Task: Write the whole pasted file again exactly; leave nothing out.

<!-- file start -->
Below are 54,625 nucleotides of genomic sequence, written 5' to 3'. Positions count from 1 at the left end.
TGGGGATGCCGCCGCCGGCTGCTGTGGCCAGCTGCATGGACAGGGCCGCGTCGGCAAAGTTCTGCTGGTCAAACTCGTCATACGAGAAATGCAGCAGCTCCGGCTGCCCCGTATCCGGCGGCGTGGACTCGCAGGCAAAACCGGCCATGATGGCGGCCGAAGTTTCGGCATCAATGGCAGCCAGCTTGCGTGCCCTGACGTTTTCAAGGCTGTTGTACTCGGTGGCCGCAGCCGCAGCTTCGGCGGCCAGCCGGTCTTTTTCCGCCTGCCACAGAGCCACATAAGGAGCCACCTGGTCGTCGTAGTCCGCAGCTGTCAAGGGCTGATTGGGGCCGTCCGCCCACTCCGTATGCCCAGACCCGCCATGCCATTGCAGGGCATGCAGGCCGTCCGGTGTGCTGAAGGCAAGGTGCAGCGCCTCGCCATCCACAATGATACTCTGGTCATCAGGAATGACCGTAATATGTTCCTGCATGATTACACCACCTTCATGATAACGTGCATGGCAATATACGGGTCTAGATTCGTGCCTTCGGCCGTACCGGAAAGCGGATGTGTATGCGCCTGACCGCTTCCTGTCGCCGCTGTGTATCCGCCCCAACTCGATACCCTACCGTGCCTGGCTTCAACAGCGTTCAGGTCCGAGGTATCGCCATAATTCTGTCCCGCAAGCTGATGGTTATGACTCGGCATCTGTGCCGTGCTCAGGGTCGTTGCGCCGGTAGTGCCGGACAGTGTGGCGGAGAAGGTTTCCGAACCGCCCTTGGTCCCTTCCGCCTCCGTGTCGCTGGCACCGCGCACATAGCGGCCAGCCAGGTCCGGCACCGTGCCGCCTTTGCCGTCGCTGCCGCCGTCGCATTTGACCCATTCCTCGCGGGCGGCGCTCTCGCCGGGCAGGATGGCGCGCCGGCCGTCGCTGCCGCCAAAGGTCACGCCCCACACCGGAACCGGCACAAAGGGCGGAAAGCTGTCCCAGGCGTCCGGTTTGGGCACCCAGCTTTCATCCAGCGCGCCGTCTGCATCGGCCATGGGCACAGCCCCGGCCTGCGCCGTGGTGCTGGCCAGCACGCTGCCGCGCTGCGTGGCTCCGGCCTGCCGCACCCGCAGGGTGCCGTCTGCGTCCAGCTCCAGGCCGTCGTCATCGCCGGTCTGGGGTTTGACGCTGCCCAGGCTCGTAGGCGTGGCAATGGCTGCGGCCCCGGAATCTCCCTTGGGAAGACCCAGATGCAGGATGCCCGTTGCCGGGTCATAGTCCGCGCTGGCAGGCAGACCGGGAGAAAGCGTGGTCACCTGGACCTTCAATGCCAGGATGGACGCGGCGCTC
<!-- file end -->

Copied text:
Below are 54,625 nucleotides of genomic sequence, written 5' to 3'. Positions count from 1 at the left end.
TGGGGATGCCGCCGCCGGCTGCTGTGGCCAGCTGCATGGACAGGGCCGCGTCGGCAAAGTTCTGCTGGTCAAACTCGTCATACGAGAAATGCAGCAGCTCCGGCTGCCCCGTATCCGGCGGCGTGGACTCGCAGGCAAAACCGGCCATGATGGCGGCCGAAGTTTCGGCATCAATGGCAGCCAGCTTGCGTGCCCTGACGTTTTCAAGGCTGTTGTACTCGGTGGCCGCAGCCGCAGCTTCGGCGGCCAGCCGGTCTTTTTCCGCCTGCCACAGAGCCACATAAGGAGCCACCTGGTCGTCGTAGTCCGCAGCTGTCAAGGGCTGATTGGGGCCGTCCGCCCACTCCGTATGCCCAGACCCGCCATGCCATTGCAGGGCATGCAGGCCGTCCGGTGTGCTGAAGGCAAGGTGCAGCGCCTCGCCATCCACAATGATACTCTGGTCATCAGGAATGACCGTAATATGTTCCTGCATGATTACACCACCTTCATGATAACGTGCATGGCAATATACGGGTCTAGATTCGTGCCTTCGGCCGTACCGGAAAGCGGATGTGTATGCGCCTGACCGCTTCCTGTCGCCGCTGTGTATCCGCCCCAACTCGATACCCTACCGTGCCTGGCTTCAACAGCGTTCAGGTCCGAGGTATCGCCATAATTCTGTCCCGCAAGCTGATGGTTATGACTCGGCATCTGTGCCGTGCTCAGGGTCGTTGCGCCGGTAGTGCCGGACAGTGTGGCGGAGAAGGTTTCCGAACCGCCCTTGGTCCCTTCCGCCTCCGTGTCGCTGGCACCGCGCACATAGCGGCCAGCCAGGTCCGGCACCGTGCCGCCTTTGCCGTCGCTGCCGCCGTCGCATTTGACCCATTCCTCGCGGGCGGCGCTCTCGCCGGGCAGGATGGCGCGCCGGCCGTCGCTGCCGCCAAAGGTCACGCCCCACACCGGAACCGGCACAAAGGGCGGAAAGCTGTCCCAGGCGTCCGGTTTGGGCACCCAGCTTTCATCCAGCGCGCCGTCTGCATCGGCCATGGGCACAGCCCCGGCCTGCGCCGTGGTGCTGGCCAGCACGCTGCCGCGCTGCGTGGCTCCGGCCTGCCGCACCCGCAGGGTGCCGTCTGCGTCCAGCTCCAGGCCGTCGTCATCGCCGGTCTGGGGTTTGACGCTGCCCAGGCTCGTAGGCGTGGCAATGGCTGCGGCCCCGGAATCTCCCTTGGGAAGACCCAGATGCAGGATGCCCGTTGCCGGGTCATAGTCCGCGCTGGCAGGCAGACCGGGAGAAAGCGTGGTCACCTGGACCTTCAATGCCAGGATGGACGCGGCGCTC